Nancy Crow Quilts: Color, Mark-Making & Engineering 

June 22-July 21 

This dynamic solo exhibition of works by native Ohio artist Nancy Crow will include a group of machine-pieced & engineered geometric quilts in bold colors along with a group of small mono-prints and larger hand-screened and hand-painted works. All of these works have been created using 100% cotton, either in natural color or hand-dyed. Known both as a colorist and for her intricate machine-piecing, Ms Crow sees her work as drawings to be hung on the wall. She states that ideas flood her—more than she can ever manage—and that they are all rooted in her life experience as an intense observer, traveler and daydreamer.

Trained as a tapestry weaver and ceramist, with both a BFA and a MFA from Ohio State University, she has been creating contemporary quilts for over 40 years and works in a very large 3-story studio on her 100 acre farm east of Columbus, Ohio. She maintains both dry and wet studios (for screen-printing/ mono-printing/ dyeing/painting on fabric) and has hand-dyed nearly all of her 600 plus color palette. She works alone with no assistant.

As regards the machine-pieced quilts in this exhibition, Ms Crow states that: “they representmy intense fascination and observation of our moving 4 distinct 1800’s timber frame barns to our farm and their subsequent renovation into working studios. As the barns were taken down, I became mesmerized by the “boards” which in my mind reduced to visual slats of colors. As boards fell, they criss-crossed into piles where they waited to be stacked coherently. To me, the piles of criss-crossed boards formed fabulous compositions and I mimicked them in my series titled CONSTRUCTIONS”.

As regards her mono-prints, Ms Crow states that: “In my life as an artist and contemporary quilt maker, I have had many goals. As I grew older, one goal became the most persistent which was to learn how to mono-print—not on paper—but on 100% cotton fabric with thickened Procion dyes. I had taken various surface design workshops in the past where mono-printing had been touched on fleetingly. My goal was to become reacquainted with the processes and then explore them in depth myself. For this I had 4 distinct printing sessions, three of these on my farm in my own wet studios and one in England.” Over two years she produced more than 200 mono-prints, most never shown before. The mono-print drawings on exhibit include very small pieces. Currently she is working once again on machine-piecing for a major solo show at TheUniversity of Nebraska’s Interna’onal Quilt Study Center & Museum, August 2, 2019 – through January 9, 2020.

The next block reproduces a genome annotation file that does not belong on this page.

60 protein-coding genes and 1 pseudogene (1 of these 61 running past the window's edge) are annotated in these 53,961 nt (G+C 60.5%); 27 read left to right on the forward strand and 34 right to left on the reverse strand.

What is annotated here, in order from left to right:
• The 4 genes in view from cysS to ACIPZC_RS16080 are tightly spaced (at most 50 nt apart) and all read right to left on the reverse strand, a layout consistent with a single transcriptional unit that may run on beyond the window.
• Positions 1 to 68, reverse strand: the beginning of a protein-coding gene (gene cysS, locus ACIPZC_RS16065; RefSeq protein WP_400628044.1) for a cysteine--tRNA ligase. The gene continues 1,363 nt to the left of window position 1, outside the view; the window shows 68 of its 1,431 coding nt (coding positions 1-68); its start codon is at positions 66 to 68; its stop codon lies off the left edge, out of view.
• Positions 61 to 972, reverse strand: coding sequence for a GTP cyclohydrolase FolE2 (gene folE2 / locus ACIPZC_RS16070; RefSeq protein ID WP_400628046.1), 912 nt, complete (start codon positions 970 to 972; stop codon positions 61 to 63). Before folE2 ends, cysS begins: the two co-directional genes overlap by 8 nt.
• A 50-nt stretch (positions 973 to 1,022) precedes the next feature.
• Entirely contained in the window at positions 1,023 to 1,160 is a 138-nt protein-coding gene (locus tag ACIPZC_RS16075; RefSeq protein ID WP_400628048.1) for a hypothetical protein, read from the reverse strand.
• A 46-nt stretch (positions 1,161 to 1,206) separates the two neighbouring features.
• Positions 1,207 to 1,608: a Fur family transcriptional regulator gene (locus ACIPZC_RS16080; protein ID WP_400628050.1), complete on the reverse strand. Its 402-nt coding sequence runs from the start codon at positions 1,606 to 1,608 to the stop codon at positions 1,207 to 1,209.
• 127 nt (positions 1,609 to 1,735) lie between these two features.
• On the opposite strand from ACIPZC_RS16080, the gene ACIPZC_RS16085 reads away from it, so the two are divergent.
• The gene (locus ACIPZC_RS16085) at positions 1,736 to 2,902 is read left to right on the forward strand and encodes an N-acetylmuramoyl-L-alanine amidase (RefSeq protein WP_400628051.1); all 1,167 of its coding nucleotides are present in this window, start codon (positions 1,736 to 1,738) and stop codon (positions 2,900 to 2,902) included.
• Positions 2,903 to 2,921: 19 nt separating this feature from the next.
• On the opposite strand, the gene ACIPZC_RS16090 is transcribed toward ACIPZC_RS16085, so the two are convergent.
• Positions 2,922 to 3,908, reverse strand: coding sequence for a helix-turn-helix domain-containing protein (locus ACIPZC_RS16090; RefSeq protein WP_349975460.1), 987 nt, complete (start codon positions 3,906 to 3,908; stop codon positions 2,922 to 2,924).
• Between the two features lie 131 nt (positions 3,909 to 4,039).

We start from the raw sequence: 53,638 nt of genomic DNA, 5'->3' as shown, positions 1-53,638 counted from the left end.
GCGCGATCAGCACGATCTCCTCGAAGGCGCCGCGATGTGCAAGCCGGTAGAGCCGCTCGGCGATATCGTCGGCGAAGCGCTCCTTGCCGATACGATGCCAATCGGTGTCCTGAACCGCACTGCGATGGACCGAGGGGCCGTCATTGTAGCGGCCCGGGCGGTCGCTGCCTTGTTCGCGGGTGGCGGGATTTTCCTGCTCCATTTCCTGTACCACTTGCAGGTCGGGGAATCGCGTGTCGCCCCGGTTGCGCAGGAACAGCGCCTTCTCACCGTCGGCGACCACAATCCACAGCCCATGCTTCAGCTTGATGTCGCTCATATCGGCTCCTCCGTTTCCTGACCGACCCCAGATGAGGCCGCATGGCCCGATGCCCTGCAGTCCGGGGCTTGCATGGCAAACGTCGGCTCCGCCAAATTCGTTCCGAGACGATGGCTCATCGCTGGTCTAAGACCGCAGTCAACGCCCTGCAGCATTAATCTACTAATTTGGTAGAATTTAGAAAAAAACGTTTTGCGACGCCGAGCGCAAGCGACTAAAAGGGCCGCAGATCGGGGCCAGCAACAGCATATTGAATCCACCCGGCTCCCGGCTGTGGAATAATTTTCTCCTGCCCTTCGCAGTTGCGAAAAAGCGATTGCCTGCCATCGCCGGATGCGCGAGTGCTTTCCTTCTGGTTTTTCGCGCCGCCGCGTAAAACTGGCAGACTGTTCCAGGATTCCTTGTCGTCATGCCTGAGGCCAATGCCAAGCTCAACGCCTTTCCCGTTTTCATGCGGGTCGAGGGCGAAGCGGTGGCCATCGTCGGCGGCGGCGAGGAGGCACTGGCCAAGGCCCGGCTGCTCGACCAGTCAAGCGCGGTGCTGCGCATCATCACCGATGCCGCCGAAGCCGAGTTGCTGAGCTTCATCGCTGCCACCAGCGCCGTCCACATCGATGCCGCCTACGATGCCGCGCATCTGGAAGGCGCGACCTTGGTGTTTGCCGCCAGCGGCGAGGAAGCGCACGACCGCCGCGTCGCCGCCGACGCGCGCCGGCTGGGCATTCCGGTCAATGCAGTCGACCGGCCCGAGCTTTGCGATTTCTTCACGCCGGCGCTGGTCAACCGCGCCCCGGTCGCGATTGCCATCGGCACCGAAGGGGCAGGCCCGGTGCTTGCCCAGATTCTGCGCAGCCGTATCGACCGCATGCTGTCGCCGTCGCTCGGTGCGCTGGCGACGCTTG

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Paintings by Wadsworth Aikens Jarell

June 22-July 21 

Wadsworth Aikens Jarrell is an African-American painter, sculptor and printmaker. He was born in Albany, Georgia, and moved to Chicago, Illinois, where he attended the Art Institute of Chicago. After graduation, he became heavily involved in the local art scene and through his early work he explored the working life of blacks in Chicago and found influence in the sights and sounds of jazz music. In the late 1960s he opened WJ Studio and Gallery, where he, along with his wife, Jae, hosted regional artists and musicians.

Mid-1960s Chicago saw a rise in racial violence leading to the examination of race relations and black empowerment by local artists. Jarrell became involved in the Organization of Black American Culture (OBAC), a group that would serve as a launching pad for the era’s black art movement. In 1967, OBAC artists created the Wall of Respect, a mural in Chicago that depicted African American heroes and is credited with triggering the political mural movement in Chicago and beyond. In 1969, Jarrell co-founded AFRICOBRA: African Commune of Bad Relevant Artists. AFRICOBRA would become internationally acclaimed for their politically themed art and use of “coolade colors” in their paintings.

Jarrell’s career took him to Africa in 1977, where he found inspiration in the Senufo people of Ivory Coast, Mali and Burkina Faso. Upon return to the United States he moved to Georgia and taught at the University of Georgia. In Georgia, he began to use a bricklayer’s trowel on his canvases, creating a textured appearance within his already visually active paintings. The figures often seen in his paintings are abstract and inspired by the masks and sculptures of Nigeria. These Nigerian arts have also inspired Jarrell’s totem sculptures. Living and working in Cleveland, Jarrell continues to explore the contemporary African American experience through his paintings, sculptures, and prints. His work is found in the collections of the National Museum of African American History and Culture, High Museum of Art, The Studio Museum in Harlem and the University of Delaware.

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